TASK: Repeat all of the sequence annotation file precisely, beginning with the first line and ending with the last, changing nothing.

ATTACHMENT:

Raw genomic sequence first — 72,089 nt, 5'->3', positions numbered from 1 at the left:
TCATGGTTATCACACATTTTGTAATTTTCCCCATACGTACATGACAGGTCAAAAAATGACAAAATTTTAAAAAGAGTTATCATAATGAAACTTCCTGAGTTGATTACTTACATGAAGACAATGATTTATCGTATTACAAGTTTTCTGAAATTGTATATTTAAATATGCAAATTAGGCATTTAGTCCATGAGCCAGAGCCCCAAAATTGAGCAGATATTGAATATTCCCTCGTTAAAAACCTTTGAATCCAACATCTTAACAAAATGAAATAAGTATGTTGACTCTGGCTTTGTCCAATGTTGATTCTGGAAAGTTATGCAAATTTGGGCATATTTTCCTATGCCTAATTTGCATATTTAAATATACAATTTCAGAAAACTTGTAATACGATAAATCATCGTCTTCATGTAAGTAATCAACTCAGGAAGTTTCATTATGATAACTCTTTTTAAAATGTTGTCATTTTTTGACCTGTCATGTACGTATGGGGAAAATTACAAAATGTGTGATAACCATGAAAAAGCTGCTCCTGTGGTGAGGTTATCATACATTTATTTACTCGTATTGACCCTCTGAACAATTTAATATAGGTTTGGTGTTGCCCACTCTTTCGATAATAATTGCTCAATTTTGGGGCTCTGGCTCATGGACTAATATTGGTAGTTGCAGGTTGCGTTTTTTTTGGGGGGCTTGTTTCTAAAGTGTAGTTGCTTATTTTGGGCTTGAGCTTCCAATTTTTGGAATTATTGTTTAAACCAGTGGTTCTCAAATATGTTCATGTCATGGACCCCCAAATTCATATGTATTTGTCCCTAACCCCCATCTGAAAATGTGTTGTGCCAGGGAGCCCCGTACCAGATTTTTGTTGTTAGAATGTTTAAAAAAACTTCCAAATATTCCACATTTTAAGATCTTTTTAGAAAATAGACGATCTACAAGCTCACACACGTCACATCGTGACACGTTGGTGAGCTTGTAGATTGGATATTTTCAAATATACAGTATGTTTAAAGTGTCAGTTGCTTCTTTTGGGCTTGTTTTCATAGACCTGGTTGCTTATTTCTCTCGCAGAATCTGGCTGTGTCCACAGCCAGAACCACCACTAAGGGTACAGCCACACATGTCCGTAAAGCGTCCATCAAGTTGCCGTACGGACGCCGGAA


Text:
Raw genomic sequence first — 72,089 nt, 5'->3', positions numbered from 1 at the left:
TCATGGTTATCACACATTTTGTAATTTTCCCCATACGTACATGACAGGTCAAAAAATGACAAAATTTTAAAAAGAGTTATCATAATGAAACTTCCTGAGTTGATTACTTACATGAAGACAATGATTTATCGTATTACAAGTTTTCTGAAATTGTATATTTAAATATGCAAATTAGGCATTTAGTCCATGAGCCAGAGCCCCAAAATTGAGCAGATATTGAATATTCCCTCGTTAAAAACCTTTGAATCCAACATCTTAACAAAATGAAATAAGTATGTTGACTCTGGCTTTGTCCAATGTTGATTCTGGAAAGTTATGCAAATTTGGGCATATTTTCCTATGCCTAATTTGCATATTTAAATATACAATTTCAGAAAACTTGTAATACGATAAATCATCGTCTTCATGTAAGTAATCAACTCAGGAAGTTTCATTATGATAACTCTTTTTAAAATGTTGTCATTTTTTGACCTGTCATGTACGTATGGGGAAAATTACAAAATGTGTGATAACCATGAAAAAGCTGCTCCTGTGGTGAGGTTATCATACATTTATTTACTCGTATTGACCCTCTGAACAATTTAATATAGGTTTGGTGTTGCCCACTCTTTCGATAATAATTGCTCAATTTTGGGGCTCTGGCTCATGGACTAATATTGGTAGTTGCAGGTTGCGTTTTTTTTGGGGGGCTTGTTTCTAAAGTGTAGTTGCTTATTTTGGGCTTGAGCTTCCAATTTTTGGAATTATTGTTTAAACCAGTGGTTCTCAAATATGTTCATGTCATGGACCCCCAAATTCATATGTATTTGTCCCTAACCCCCATCTGAAAATGTGTTGTGCCAGGGAGCCCCGTACCAGATTTTTGTTGTTAGAATGTTTAAAAAAACTTCCAAATATTCCACATTTTAAGATCTTTTTAGAAAATAGACGATCTACAAGCTCACACACGTCACATCGTGACACGTTGGTGAGCTTGTAGATTGGATATTTTCAAATATACAGTATGTTTAAAGTGTCAGTTGCTTCTTTTGGGCTTGTTTTCATAGACCTGGTTGCTTATTTCTCTCGCAGAATCTGGCTGTGTCCACAGCCAGAACCACCACTAAGGGTACAGCCACACATGTCCGTAAAGCGTCCATCAAGTTGCCGTACGGACGCCGGAA